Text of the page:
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Vapour condensation
with integrated heat recovery


Fig. 1: Model of a vapour condensation system

The task

Vapours arise while the sludge is being dried, and they are also associated with other thermal sludge treatment processes. In all instances the water vapour is mixed with larger or smaller quantities of air. Furthermore the vapour also contains smaller quantities of other substances expelled from the sewage sludge. Prior to their deodorisation it is necessary to reduce the volume by condensing the steam contained in the vapours.

The vapours also contain nearly all the heat consumed for sludge drying. Consequently, it is essential to recover the largest possible amount of this heat for use a second time, thereby increasing operating efficiency.

Our solution

Vapour cooling condenses the steam and releases the condensation heat. There are two options to use this heat:

Indirectly cooled condensers, e.g. tubular heat exchangers, are unsuitable for this purpose because the vapours from the sludge contain grease, oil and dust which leave a deposit that has to be removed by frequent cleaning.

Contact condensers have proved their worth in this context because the vapours are brought into direct contact with the coolant. Water is a suitable coolant, provided that it contains few hardeners, recooled condensate or sewage sludge.

Process principle

Vapour condensation takes place in three stages:

  1. To produce hot water the vapours are cooled in an injection condenser with condensate that is circulated to transfer the heat via a heat exchanger to the hot-water system.
  2. Sludge preheating in contact condensers where the sludge is passed over cascade elements in counter-flow to the vapours.
  3. The last part of steam contained in the vapours is precipitated in a final condenser by injecting cooled condensate or cooling water.

A single-stage condensation process is used if the heat contained in the vapours is not to be recovered.

Description of the installation


Fig. 2: Vapours condensation with heat utilisation

A two-stage installation for hot-water generation is shown as an example in fig. 2. The principal components are the two condensers where the heat is recovered in the first one, while the second one is used to cool down the residual vapours still further.

In both stages the steam contained in the vapours is precipitated by the circulated condensate which is atomised by special nozzles and pumps and then recooled in heat exchangers. The condensation heat is transferred to the hot-water system of the clarification plant in the circuit of the first condenser. Feed-in temperatures of between 70C and 80C are normally achieved, and in special cases even higher. However, the amount of heat that can be recovered diminishes with increasing feed-in temperature.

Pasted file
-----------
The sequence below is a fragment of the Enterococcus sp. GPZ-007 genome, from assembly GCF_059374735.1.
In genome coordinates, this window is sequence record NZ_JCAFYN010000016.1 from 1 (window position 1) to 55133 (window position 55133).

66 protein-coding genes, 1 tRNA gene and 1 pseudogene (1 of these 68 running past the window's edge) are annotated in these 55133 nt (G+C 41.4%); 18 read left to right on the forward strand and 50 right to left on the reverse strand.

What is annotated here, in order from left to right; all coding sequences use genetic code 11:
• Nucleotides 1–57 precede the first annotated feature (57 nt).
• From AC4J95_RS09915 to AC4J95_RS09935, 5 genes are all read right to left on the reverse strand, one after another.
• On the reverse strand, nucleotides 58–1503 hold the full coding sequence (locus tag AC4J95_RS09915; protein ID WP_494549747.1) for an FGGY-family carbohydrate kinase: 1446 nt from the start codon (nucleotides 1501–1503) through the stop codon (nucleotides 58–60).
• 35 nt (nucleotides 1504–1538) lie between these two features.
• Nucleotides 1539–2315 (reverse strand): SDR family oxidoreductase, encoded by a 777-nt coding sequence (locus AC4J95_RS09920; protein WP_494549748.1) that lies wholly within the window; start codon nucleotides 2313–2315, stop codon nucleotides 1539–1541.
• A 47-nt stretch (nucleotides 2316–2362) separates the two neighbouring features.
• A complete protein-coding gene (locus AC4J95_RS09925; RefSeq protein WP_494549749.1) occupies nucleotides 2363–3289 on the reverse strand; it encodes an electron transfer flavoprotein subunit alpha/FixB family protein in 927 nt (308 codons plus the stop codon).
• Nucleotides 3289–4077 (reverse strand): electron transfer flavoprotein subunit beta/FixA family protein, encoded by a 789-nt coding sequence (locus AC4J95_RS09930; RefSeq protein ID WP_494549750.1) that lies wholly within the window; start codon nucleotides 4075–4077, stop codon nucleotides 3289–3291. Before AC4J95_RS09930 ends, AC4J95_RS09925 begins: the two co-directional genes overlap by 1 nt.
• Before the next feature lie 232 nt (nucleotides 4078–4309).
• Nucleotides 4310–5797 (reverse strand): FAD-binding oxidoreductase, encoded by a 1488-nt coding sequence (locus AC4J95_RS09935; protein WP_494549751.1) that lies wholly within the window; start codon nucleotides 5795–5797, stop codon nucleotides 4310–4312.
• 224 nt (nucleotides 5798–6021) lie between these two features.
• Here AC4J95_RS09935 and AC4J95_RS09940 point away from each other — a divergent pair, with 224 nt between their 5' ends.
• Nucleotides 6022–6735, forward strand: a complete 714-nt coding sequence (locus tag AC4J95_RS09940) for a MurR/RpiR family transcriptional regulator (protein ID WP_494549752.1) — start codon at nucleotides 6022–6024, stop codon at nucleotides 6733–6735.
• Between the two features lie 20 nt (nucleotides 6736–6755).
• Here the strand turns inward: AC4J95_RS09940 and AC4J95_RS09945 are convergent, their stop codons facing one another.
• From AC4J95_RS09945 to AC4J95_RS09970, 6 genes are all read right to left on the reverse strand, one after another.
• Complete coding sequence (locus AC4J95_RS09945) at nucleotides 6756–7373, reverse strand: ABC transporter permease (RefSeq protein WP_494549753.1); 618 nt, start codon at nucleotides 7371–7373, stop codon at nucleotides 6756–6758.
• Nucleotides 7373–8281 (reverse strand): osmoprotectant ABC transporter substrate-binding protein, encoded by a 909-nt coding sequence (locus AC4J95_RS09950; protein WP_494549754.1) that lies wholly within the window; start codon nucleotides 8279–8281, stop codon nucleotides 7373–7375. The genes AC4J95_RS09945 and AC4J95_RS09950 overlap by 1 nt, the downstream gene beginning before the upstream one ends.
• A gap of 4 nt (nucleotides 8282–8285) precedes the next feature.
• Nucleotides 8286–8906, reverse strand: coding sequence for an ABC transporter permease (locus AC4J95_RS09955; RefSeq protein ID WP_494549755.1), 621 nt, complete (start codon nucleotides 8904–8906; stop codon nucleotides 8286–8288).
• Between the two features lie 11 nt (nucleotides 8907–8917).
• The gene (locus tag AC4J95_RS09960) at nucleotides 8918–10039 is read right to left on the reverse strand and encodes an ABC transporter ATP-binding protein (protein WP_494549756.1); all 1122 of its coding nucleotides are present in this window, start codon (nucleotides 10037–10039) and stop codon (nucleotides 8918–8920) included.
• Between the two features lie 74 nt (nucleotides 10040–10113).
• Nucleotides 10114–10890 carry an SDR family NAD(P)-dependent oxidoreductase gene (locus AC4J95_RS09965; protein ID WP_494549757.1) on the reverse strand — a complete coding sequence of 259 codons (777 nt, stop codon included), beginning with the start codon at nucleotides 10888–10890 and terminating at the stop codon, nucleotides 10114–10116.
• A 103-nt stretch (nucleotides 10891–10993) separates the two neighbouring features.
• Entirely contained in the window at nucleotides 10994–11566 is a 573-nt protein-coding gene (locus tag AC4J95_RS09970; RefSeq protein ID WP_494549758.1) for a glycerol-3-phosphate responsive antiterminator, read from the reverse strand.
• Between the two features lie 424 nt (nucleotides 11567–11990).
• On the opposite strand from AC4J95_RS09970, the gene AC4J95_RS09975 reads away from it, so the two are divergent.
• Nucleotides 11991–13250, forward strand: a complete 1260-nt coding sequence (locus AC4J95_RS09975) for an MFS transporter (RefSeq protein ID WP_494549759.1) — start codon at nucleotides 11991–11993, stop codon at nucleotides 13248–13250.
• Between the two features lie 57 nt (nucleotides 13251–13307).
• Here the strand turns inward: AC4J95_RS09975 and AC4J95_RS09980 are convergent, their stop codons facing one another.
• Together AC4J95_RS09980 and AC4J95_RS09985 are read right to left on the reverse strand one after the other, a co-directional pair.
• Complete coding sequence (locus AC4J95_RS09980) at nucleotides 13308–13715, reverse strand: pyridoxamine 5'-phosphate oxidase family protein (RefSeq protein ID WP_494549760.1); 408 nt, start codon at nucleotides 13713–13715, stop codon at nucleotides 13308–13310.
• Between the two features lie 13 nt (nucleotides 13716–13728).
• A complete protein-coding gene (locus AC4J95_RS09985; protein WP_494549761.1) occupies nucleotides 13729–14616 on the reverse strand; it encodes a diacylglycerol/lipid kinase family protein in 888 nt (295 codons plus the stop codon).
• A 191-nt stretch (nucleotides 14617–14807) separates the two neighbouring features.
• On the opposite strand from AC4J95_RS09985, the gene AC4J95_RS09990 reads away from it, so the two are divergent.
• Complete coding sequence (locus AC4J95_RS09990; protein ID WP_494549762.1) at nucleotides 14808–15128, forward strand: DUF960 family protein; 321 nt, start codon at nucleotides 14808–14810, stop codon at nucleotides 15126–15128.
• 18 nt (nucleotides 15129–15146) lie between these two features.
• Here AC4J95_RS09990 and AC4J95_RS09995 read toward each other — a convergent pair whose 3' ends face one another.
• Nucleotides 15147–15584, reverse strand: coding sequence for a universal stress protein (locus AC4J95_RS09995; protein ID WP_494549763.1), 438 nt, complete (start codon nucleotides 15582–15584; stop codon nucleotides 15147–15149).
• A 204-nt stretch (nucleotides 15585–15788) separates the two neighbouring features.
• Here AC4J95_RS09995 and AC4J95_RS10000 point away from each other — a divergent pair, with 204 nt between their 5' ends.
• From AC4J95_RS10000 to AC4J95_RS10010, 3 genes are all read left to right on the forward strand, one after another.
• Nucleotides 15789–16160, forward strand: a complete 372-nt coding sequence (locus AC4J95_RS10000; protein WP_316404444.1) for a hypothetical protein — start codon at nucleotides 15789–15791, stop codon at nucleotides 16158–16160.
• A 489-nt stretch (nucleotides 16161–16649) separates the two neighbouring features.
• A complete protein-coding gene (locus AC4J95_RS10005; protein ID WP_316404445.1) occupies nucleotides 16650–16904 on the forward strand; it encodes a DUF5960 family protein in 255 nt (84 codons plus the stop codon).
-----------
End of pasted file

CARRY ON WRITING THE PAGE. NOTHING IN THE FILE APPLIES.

Fig. 3: Vapours condensation with sludge preheating

Fig. 3 shows a circuit in which the waste heat is used for sludge preheating. The sludge is fed into the head of the condenser and flows downwards over the cascades preserving the floccules. The lower section of the sludge contact condenser has been enlarged to the point that it can function as a supply tank for the sludge feeding pumps of the dewatering system.

The second condenser stages usually cools down the remaining vapours to between 30 and 40C. Excessive condensate flows to the sewage clarification plant. The exhaust air leaving the second condenser contains the non-condensable gases and a very small amount of steam. For complete deoderisation the exhaust air is conducted into the firing chamber of the boiler or into a biofilter for cleaning.


Fig. 4

Fig. 4 shows as dewatering in a centrifuge is improved by preheating of the sludge. In this case digested sludge was treated; deviation of points due to operational fluctuations.

Technical data

LIMUS injection and sludge contact condensers are made for all capacities encountered in practice. However, a separate condenser installation should be assigned to each drying line.

Amount of recovered heat: over 70%
Condensate exit temperature: 30-40C
Hot/warm water temperature: up to 80C

The stainless steel condensers are operated with a slight vacuum.

Advantages of contact condensation

The process is characterised by a number of substantial advantages:


Fig. 5: Three-stage vapours condensation in a large German sewage sludge drying plant.

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